Poster Session P1.26 Enhancement of Santa Ana Winds due to wildfire smoke

Monday, 30 August 2010
Alpine Ballroom B (Resort at Squaw Creek)
Yongqiang Liu, USDA Forest Service, Athens, GA

Handout (345.4 kB)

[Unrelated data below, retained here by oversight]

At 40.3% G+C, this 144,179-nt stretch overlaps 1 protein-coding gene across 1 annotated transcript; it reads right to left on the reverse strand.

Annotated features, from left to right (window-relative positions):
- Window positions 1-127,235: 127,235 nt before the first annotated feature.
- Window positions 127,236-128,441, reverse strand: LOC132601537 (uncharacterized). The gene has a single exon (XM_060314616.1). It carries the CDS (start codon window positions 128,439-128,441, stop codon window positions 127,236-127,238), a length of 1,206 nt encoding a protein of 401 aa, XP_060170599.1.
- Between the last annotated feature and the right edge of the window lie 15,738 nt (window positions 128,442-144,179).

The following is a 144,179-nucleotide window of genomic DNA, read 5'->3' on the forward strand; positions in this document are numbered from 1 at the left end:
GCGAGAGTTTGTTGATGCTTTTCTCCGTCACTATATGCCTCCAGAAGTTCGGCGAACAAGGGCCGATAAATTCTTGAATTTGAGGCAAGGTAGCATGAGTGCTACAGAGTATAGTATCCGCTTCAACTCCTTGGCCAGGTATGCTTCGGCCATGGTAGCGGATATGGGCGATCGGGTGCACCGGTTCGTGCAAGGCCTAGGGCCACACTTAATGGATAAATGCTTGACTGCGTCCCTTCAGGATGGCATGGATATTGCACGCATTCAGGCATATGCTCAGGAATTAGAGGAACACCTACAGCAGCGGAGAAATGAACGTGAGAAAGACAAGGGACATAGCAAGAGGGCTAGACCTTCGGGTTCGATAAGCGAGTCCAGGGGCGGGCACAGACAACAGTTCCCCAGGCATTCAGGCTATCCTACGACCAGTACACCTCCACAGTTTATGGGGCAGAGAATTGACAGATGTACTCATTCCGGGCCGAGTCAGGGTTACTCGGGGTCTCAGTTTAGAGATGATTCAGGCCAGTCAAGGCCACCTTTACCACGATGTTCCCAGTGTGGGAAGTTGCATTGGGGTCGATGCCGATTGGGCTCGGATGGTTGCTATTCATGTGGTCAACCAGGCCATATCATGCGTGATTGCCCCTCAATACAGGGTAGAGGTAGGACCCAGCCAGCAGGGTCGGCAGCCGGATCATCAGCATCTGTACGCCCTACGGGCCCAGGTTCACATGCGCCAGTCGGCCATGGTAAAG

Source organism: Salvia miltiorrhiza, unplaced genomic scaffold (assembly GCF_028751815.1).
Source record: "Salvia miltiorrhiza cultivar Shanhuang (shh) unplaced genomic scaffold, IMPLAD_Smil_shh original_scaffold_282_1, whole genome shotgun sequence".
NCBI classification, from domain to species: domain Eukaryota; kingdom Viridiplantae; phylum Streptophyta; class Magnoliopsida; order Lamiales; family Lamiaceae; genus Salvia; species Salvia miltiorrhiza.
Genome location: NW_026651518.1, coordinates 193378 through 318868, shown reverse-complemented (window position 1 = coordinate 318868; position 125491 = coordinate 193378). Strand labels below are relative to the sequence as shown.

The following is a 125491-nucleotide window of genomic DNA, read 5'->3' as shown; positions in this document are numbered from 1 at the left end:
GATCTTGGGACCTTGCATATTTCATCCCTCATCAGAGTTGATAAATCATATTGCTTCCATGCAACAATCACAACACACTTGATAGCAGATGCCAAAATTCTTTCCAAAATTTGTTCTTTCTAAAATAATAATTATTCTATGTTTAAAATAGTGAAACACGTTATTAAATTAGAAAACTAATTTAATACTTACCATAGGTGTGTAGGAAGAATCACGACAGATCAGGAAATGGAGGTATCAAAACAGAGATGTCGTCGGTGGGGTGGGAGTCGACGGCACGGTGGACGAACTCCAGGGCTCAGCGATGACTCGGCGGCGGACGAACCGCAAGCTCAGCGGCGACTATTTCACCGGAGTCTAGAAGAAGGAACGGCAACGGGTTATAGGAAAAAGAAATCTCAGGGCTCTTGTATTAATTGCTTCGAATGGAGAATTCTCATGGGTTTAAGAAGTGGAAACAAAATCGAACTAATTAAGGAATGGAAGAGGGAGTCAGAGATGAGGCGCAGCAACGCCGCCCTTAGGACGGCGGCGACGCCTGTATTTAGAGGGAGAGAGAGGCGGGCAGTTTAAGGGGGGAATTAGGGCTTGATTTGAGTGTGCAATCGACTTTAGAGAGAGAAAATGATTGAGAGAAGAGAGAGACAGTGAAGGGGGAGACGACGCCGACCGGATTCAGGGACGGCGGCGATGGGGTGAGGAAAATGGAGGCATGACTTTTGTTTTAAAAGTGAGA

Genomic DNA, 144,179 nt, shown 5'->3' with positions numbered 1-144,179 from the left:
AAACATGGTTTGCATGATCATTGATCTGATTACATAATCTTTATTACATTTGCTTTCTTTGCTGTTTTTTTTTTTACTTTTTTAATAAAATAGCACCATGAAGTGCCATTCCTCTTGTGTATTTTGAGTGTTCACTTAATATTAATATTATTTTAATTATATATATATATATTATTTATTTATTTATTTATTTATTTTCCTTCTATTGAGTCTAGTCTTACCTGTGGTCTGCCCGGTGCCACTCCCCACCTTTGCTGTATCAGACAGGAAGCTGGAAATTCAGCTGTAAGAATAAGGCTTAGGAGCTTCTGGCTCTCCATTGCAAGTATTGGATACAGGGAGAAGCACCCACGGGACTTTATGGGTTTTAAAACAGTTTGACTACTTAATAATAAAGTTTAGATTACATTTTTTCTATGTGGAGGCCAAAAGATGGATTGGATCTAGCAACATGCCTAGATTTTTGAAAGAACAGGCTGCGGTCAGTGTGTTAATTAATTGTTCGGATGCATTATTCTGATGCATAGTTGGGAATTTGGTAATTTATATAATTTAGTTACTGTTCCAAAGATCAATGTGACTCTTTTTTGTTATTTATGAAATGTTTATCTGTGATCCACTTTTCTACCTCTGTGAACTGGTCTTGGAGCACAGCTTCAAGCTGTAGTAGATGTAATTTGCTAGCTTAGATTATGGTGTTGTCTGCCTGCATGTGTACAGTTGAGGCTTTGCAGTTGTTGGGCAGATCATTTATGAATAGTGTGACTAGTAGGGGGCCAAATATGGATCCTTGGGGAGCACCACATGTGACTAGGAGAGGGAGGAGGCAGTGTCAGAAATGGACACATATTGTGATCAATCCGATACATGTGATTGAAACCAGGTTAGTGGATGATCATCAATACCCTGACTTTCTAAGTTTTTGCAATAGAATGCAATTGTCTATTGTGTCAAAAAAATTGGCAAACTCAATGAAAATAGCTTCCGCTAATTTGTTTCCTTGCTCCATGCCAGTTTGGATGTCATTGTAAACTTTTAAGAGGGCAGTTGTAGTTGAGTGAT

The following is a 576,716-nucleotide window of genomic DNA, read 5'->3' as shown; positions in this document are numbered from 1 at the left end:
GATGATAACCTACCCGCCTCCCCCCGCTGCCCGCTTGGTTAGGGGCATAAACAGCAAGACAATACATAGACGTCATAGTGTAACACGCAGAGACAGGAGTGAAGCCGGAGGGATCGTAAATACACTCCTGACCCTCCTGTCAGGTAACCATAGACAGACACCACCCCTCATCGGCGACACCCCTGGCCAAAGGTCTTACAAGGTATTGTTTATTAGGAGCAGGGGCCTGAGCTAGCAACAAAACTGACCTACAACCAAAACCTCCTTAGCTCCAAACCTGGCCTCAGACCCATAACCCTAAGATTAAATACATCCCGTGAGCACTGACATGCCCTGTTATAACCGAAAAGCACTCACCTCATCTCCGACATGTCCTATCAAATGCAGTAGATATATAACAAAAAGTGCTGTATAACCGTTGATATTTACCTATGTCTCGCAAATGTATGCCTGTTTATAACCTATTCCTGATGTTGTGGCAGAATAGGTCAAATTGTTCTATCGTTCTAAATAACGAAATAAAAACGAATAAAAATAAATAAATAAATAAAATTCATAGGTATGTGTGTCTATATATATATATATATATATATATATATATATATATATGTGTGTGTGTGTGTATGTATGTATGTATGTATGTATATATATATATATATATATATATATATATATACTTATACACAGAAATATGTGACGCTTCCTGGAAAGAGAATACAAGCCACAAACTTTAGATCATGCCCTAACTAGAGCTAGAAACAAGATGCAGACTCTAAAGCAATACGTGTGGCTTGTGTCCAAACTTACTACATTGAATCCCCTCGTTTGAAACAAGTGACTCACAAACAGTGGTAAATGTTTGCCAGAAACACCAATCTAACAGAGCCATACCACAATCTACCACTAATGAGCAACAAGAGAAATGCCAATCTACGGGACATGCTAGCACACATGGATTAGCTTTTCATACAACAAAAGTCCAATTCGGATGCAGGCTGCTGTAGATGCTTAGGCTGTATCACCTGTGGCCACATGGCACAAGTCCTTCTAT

The Santa Ana winds are strong warm and dry down-slope airflows blowing from the higher elevation Great Basin to lower elevation southern California coast during late fall and winter. They are driven by the air pressure gradient between the two regions located in the southern edge of a dominant anti-cyclonic system over the western U.S. These winds contribute to severe forest or brush wildfires in southern California, especially under drought conditions. Studies have indicated that smoke particles from wildfires can lead to disturbances in the atmospheric circulation and clouds, and even enhance droughts. Little attentions, however, have been paid to the possible impacts of smoke on Santa Ana winds. This study provides evidence for an assumption that that smoke plume from wildfires could speed up Santa Ana winds near the smoke area. Numerical simulation and experiments were first conducted using a three-dimensional mesoscale meteorological model. The preliminary results indicate the formation in the smoke induced atmospheric disturbances of a cyclonic circulation over the offshore region with easterly winds in southern California. An atmospheric dynamical model with aerosol radiative forcing was then used to analyze atmospheric disturbances. The analytical solutions of the model indicate warm temperature, ascending vertical motion, and cyclonic circulation in the atmospheric perturbations with strong absorptive smoke aerosols. Observational evidence was also sought.
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